Graham did not stop with just lecturing about diet and disease. He offered advice to young men on sex and emphasized chastity. A number of his lectures were published, including The Young Man’s Guide to Chastity and Discourses on a Sober and Temperate Life. He became the subject of jokes and editorials – Ralph Waldo Emerson called him the “poet of bran and pumpkins.” In the Graham Journal of Health and Longevity, he wrote: “every farmer knows that if his horse has straw cut with his grain, or hay in abundance, he does well enough. Just so it is with the human species. Man needs the bran in his bread”
Graham was a strict adherent to vegetarianism. He promoted this belief incessantly in his publication, Lectures on the Science of Human Life.
He taught that temperance included both physical and moral reform that reflected his practice of the Natural Hygiene Theory. His other declarations got wilder:
- Food should never be eaten hot.
- It should be chewed slowly and energetically.
- Water should never be taken with meals.
- Tea could produce delirium tremens.
- Condiments caused insanity.
- He thought that excessive lewdness and chicken pie were the cause of cholera.
- He claimed that vegetarianism could cure tuberculosis
Those who followed Graham’s ideas became known as “Grahamites”. As a result, Graham boarding houses were created that advocated his ideas. Graham’s followers included Susan B. Anthony, Horace Greely, Amelia Bloomer, Amos Bronson Alcott and David Henry Thoreau.
As he neared the age of sixty, he retired from lecturing to Northampton, Massachusetts. He took an ice bath every morning, ate old dark bread (whole wheat, of course); the press turned on him and made fun of him. Even though his health was failing, he and William Metcalfe founded the American Vegetarian Society in 1850. He died in 1851 at the age of fifty-seven. He left behind a wife, an 18-year-old son and a married daughter.
What was the legacy of Sylvester Graham? Was he simply the inventor of the Graham cracker or do some of his teachings remain with us today? Many biographies refer to him as the inventor of the Graham Cracker. Who actually produced the first ‘graham crackers’ that Sylvester promoted — is the subject of dispute, however. Some sources assert Graham himself invented the snack in 1829; others claim the graham cracker did not come into being until 1882, 31 years after Graham’s death. (The latter date appears to be based on the year recipes for graham crackers started appearing in cookbooks.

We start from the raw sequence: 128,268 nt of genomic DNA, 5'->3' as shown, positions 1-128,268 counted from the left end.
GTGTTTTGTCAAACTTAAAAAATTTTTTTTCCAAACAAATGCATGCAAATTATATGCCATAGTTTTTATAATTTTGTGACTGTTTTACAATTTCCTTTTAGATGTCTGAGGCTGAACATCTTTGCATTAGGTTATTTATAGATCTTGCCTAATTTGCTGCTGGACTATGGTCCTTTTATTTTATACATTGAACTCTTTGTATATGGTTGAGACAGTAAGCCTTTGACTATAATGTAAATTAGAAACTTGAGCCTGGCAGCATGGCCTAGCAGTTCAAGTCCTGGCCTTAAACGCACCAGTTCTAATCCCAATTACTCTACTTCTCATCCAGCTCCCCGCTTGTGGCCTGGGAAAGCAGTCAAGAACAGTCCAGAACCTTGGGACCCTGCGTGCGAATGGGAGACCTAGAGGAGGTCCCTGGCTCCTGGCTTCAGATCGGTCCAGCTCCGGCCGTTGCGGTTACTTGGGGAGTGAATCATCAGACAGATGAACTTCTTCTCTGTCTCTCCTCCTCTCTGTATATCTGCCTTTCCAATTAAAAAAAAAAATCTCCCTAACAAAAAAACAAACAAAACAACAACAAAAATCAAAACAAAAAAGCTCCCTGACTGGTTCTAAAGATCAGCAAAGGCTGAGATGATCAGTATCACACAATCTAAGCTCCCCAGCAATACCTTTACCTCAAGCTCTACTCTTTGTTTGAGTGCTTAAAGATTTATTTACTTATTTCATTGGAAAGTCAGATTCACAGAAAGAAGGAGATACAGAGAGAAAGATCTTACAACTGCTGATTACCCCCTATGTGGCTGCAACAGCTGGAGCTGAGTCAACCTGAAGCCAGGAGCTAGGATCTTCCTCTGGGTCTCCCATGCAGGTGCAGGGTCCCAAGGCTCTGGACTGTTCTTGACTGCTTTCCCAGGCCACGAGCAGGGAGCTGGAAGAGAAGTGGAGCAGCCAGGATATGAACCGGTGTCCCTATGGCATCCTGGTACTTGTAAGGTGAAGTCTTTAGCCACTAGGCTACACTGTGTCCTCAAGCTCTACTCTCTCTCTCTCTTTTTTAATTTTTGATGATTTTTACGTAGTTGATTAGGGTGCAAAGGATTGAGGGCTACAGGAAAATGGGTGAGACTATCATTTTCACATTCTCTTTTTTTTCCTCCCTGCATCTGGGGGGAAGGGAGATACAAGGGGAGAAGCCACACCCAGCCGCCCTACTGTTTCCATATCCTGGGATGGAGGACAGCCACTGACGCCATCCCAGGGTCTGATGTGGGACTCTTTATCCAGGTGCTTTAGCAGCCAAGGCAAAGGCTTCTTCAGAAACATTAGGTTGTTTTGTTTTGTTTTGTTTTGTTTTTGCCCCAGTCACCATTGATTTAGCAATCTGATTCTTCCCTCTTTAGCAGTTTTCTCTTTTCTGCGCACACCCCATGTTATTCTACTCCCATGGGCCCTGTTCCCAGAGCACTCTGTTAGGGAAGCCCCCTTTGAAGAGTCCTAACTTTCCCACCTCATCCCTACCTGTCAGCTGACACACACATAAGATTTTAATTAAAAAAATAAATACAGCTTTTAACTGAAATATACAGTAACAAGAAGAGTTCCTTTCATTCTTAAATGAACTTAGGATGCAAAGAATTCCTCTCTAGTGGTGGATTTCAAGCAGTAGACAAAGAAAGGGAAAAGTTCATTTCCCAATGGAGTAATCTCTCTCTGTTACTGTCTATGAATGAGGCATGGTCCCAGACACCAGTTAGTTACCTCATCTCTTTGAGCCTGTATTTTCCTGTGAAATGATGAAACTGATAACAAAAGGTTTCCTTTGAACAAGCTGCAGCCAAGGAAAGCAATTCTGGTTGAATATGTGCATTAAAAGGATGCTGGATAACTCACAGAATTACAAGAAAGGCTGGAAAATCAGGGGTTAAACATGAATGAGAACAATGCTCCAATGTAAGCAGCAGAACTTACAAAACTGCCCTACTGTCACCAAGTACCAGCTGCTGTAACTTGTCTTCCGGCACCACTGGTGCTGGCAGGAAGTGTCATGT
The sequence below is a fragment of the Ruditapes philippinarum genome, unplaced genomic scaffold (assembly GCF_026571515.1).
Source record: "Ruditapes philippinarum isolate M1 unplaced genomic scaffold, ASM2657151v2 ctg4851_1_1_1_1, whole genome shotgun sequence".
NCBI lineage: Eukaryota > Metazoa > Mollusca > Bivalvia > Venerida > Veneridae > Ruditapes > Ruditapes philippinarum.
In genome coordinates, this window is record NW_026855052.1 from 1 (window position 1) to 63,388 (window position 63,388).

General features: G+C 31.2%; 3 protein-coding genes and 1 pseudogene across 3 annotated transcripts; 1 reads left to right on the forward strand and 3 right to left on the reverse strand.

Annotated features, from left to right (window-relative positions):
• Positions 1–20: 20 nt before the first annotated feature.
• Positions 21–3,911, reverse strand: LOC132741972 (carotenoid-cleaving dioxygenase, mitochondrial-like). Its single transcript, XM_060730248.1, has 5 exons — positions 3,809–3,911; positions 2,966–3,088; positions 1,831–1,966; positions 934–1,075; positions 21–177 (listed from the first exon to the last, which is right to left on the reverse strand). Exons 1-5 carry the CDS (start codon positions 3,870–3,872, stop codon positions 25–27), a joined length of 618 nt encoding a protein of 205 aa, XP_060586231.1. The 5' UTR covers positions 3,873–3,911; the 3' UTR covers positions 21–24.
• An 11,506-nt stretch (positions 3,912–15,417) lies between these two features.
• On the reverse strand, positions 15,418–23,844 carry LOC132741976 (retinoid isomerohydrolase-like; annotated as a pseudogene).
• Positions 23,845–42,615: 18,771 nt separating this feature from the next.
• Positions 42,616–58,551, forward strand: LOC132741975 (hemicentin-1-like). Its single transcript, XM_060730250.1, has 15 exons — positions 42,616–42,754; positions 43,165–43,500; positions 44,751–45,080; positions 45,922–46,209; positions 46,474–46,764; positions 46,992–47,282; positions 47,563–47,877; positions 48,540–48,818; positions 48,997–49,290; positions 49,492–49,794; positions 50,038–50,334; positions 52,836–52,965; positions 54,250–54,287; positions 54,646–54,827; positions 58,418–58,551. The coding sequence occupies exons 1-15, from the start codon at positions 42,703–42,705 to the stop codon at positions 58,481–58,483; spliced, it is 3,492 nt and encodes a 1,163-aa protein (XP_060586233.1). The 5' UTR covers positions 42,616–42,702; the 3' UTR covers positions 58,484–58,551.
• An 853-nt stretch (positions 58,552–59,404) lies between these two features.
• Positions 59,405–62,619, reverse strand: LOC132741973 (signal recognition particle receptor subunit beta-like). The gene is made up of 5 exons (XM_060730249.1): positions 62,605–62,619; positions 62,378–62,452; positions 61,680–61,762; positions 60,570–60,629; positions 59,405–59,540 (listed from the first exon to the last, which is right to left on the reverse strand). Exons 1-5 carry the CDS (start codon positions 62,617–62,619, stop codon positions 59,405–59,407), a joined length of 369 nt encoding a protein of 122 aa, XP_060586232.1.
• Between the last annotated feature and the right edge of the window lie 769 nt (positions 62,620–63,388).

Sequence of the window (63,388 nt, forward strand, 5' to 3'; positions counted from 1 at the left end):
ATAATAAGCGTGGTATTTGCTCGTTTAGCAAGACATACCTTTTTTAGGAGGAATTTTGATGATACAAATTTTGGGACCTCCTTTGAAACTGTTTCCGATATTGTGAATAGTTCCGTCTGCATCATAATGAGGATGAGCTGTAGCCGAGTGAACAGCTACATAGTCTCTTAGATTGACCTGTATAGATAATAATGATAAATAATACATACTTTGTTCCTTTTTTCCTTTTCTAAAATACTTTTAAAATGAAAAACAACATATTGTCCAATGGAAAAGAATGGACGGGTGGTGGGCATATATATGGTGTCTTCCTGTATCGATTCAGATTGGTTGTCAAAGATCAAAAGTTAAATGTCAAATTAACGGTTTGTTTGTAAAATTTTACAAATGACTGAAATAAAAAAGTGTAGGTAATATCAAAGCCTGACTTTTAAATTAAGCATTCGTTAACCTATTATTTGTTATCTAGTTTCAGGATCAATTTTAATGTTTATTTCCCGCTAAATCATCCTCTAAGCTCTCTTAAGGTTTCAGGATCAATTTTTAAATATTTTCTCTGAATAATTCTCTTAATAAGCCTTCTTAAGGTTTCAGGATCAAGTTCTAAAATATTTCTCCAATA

Sylvester Graham still “lives” in the minds of many. It is becoming common that fiber and whole grains, as he preached are back in the food supply. Visit a supermarket where “WHOLE GRAIN is emblazoned on every package of cereal, pasta and bread product. The consumption of meat, especially red meat is maligned again after decades of its promotion. His writings and lectures began the widespread acceptance of dietary reform beginnings that still influence our food choices today, primarily in the recent interest in “whole” foods and as well as with the renewed interest in the vegetarian and vegan communities.
During the 1830’s, Sylvester Graham is known as a founder of the Natural Hygiene movement. His ideas of “auto-intoxication” promoted the dietary practice of detoxification and thus “detox” diets, which will be addressed, in future posts. I wonder what he would think of that great North American culinary treat, “s’mores”? Stay tuned.
Ronald M. Deutsch, The New Nuts Among the Berries, Bull Publishing Company, 1977.
Susan Yager, The Hundred Year Diet, America’s Voracious Appetite for Losing Weight, Rodale, 2010
Libby H. O’Connell, The American Plate: a culinary history in 100 bites, Sourcebooks, Inc. 2014